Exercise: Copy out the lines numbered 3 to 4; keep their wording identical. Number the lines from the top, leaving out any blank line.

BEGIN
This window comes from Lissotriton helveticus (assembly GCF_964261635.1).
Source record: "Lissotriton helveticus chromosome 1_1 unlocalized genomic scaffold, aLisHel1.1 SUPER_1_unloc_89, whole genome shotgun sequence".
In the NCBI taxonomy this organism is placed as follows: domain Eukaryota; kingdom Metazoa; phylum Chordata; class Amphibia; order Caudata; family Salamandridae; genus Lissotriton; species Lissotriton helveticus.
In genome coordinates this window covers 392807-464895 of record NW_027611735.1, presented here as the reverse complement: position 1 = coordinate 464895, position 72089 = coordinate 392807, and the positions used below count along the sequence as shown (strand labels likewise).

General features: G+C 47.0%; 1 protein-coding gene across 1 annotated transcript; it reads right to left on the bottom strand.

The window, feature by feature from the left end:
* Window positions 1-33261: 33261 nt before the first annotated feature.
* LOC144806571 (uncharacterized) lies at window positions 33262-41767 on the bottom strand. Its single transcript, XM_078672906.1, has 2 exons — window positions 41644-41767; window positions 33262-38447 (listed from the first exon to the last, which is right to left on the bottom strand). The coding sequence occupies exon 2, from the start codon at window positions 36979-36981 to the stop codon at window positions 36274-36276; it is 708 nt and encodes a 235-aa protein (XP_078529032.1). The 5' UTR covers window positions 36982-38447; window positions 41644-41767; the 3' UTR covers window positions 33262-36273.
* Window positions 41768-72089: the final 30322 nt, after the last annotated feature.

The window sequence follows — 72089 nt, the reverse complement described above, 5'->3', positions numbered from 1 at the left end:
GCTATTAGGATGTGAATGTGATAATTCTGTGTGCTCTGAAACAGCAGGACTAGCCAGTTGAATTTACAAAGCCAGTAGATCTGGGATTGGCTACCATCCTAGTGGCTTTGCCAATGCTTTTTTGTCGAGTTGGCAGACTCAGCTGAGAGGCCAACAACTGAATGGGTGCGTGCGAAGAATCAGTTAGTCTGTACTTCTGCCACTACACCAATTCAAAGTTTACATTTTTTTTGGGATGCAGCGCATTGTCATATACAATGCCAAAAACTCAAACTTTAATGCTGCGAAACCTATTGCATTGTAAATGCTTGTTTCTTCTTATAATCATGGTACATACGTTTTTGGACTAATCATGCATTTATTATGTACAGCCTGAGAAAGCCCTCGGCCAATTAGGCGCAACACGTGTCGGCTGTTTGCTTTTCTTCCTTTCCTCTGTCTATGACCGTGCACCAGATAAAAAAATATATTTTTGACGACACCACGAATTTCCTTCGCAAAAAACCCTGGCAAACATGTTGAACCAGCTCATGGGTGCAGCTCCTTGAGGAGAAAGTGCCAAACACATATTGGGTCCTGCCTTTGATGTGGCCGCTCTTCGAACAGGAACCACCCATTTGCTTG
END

In the NCBI taxonomy this organism is placed as follows: domain Eukaryota; kingdom Metazoa; phylum Chordata; class Amphibia; order Caudata; family Salamandridae; genus Lissotriton; species Lissotriton helveticus.
In genome coordinates this window covers 392807-464895 of record NW_027611735.1, presented here as the reverse complement: position 1 = coordinate 464895, position 72089 = coordinate 392807, and the positions used below count along the sequence as shown (strand labels likewise).